1. It is a tough moment to be queer, trans, and nonbinary in the United States.
A lot of people in this country are scared right now. I’m talking about those who are afraid of losing their grip on power; afraid of being left behind and not being able to understand the national conversation. People afraid of no longer being the ruling majority, or of no longer being able to gerrymander their way into being the ruling minority. They are afraid of communities they’re not a part of, and afraid their children will be unrecognizable to them in adulthood.
And for many, their fear has metastasized into hatred and cruelty.
This rising tide of panic, hatred, and disgust is fuelling a public battle against our queer, trans, and nonbinary bodies. Cynical and power-hungry rightwing politicians are capitalizing on people’s fears and cruelty and are pushing legislation to limit our rights; to control our bodies; to, as some say openly, eradicate us.
There has never been a better time to learn self-defense.
Like our elders (and peers) in the Dykes on Bikes beginning in the 1970s, or those who rose up in the face of the AIDs epidemic and formed ACT UP in the 80s; like Queer Nation and the Pink Panthers fought back against increasing hate crimes against queer folks in the 90s; like Bash Back! in the early 2000s – we are capable of defending and fighting for ourselves against violent forces.
2. It’s more than just physical – self-defense starts with standing up for yourself in your life in small and big ways.
The self-defense I teach was developed by feminists and queers in Columbus, OH in the 1970s. It includes physical self-defense, of course, but it also teaches other non-verbal and verbal self-defense skills.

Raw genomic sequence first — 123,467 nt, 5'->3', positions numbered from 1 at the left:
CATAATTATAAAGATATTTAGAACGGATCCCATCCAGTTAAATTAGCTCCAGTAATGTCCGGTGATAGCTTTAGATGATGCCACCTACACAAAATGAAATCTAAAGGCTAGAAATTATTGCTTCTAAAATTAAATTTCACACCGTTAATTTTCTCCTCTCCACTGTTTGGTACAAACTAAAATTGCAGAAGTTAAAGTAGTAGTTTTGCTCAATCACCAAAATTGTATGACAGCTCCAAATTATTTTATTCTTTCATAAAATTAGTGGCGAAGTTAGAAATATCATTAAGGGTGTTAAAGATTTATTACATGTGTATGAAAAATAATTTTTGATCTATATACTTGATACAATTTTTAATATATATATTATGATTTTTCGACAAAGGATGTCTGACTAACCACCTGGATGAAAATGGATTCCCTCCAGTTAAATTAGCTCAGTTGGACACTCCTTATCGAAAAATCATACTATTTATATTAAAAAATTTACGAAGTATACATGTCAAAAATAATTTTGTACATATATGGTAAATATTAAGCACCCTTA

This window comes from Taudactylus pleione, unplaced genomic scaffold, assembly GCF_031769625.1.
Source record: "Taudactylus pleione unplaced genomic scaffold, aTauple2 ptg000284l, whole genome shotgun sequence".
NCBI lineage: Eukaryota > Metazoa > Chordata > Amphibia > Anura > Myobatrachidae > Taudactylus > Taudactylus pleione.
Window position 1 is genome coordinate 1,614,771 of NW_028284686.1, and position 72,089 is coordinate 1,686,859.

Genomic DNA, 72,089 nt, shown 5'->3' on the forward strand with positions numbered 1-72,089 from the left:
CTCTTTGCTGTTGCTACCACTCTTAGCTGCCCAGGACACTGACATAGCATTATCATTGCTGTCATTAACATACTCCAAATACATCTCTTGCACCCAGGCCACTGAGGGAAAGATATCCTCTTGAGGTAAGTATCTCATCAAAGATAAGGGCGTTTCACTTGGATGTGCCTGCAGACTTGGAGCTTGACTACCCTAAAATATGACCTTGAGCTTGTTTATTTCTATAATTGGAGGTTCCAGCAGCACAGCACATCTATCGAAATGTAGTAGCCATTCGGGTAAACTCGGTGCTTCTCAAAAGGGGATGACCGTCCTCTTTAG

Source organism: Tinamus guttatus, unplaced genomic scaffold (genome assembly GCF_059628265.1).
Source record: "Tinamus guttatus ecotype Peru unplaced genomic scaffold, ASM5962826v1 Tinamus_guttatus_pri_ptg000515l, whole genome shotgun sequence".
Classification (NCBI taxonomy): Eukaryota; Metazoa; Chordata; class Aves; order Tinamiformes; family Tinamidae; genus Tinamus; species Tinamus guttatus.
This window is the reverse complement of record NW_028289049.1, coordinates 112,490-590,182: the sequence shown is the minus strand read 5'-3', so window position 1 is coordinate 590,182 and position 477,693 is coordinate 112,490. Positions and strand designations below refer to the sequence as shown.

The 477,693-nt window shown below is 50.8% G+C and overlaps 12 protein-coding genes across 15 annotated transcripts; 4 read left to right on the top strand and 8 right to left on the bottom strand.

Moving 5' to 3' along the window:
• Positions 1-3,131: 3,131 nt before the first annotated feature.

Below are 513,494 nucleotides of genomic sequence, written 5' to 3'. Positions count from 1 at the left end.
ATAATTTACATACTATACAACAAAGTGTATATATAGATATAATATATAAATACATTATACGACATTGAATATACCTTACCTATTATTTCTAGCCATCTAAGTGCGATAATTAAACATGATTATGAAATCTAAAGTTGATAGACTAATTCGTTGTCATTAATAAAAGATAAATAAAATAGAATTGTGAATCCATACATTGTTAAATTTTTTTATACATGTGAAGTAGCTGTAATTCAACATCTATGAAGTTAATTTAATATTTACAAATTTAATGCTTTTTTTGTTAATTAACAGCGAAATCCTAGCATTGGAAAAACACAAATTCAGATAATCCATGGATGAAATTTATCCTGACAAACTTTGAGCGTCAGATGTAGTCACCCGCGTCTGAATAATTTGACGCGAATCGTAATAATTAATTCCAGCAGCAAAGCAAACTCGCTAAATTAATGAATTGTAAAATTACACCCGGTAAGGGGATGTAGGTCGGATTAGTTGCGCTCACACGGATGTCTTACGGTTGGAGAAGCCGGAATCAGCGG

Want to tell your roommate to stop eating your last secret back-of-the-freezer emergency thin mint stash? We’ll cover that.
Want to learn some basic work conflict skills? We’ll hit on those.
Want to learn to tell the handsy queer on the next barstool to back off? Yup, we’ll practice that.
3. It’s a fun couple of hours with other queer folks. I’ll probably even have snacks.
It might sound intimidating or intense, but when I teach self-defense, there’s generally plenty of laughter, chatting, and fun. After all, most of my examples are food-based. I feel strongly about food boundaries.
So whether you’re hoping to feel a little bit safer in our festering national environment, to learn some standing-up-for-yourself basics, or to hang out with queer folks and feel a little community camaraderie, we’ve got you covered.
Come on out to Proud Haven on March 25th, 1-3 pm. 525 East Ohio Street.
If you’re feeling frisky, you can even stay for my 3:30 Conflict Navigation workshop! Hope to see you this weekend.